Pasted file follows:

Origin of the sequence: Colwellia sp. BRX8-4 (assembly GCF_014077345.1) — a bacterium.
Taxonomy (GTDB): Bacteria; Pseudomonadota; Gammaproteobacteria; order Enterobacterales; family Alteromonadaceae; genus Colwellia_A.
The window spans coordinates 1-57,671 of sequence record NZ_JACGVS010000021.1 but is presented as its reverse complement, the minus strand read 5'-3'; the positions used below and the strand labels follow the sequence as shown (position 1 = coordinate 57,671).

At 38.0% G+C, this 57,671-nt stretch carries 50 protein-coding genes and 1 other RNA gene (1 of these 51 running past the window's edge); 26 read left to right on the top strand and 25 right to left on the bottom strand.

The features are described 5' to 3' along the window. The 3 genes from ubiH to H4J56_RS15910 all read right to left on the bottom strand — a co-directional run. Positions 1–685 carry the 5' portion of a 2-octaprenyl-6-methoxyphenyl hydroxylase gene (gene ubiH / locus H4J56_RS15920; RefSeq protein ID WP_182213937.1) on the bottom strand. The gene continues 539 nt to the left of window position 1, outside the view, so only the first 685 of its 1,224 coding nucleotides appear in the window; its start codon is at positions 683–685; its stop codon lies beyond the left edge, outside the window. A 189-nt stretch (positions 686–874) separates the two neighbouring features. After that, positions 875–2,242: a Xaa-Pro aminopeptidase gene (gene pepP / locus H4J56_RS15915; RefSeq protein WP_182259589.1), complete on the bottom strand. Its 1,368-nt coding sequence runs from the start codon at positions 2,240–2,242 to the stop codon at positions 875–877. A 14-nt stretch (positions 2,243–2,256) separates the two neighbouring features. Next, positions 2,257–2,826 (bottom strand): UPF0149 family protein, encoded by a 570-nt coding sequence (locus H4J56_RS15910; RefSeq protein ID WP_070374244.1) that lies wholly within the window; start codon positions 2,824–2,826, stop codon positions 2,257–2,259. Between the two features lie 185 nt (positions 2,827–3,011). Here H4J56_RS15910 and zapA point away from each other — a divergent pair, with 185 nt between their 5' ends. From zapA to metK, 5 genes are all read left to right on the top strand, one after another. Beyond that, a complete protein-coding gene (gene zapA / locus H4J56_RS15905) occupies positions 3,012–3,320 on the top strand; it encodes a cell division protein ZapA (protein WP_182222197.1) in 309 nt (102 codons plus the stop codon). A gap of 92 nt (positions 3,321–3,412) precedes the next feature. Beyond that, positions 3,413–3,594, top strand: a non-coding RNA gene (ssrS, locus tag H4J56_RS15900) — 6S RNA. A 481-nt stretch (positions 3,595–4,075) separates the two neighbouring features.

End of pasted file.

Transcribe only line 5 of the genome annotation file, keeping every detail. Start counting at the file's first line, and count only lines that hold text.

The features are described 5' to 3' along the window. The 3 genes from ubiH to H4J56_RS15910 all read right to left on the bottom strand — a co-directional run. Positions 1–685 carry the 5' portion of a 2-octaprenyl-6-methoxyphenyl hydroxylase gene (gene ubiH / locus H4J56_RS15920; RefSeq protein ID WP_182213937.1) on the bottom strand. The gene continues 539 nt to the left of window position 1, outside the view, so only the first 685 of its 1,224 coding nucleotides appear in the window; its start codon is at positions 683–685; its stop codon lies beyond the left edge, outside the window. A 189-nt stretch (positions 686–874) separates the two neighbouring features. After that, positions 875–2,242: a Xaa-Pro aminopeptidase gene (gene pepP / locus H4J56_RS15915; RefSeq protein WP_182259589.1), complete on the bottom strand. Its 1,368-nt coding sequence runs from the start codon at positions 2,240–2,242 to the stop codon at positions 875–877. A 14-nt stretch (positions 2,243–2,256) separates the two neighbouring features. Next, positions 2,257–2,826 (bottom strand): UPF0149 family protein, encoded by a 570-nt coding sequence (locus H4J56_RS15910; RefSeq protein ID WP_070374244.1) that lies wholly within the window; start codon positions 2,824–2,826, stop codon positions 2,257–2,259. Between the two features lie 185 nt (positions 2,827–3,011). Here H4J56_RS15910 and zapA point away from each other — a divergent pair, with 185 nt between their 5' ends. From zapA to metK, 5 genes are all read left to right on the top strand, one after another. Beyond that, a complete protein-coding gene (gene zapA / locus H4J56_RS15905) occupies positions 3,012–3,320 on the top strand; it encodes a cell division protein ZapA (protein WP_182222197.1) in 309 nt (102 codons plus the stop codon). A gap of 92 nt (positions 3,321–3,412) precedes the next feature. Beyond that, positions 3,413–3,594, top strand: a non-coding RNA gene (ssrS, locus tag H4J56_RS15900) — 6S RNA. A 481-nt stretch (positions 3,595–4,075) separates the two neighbouring features.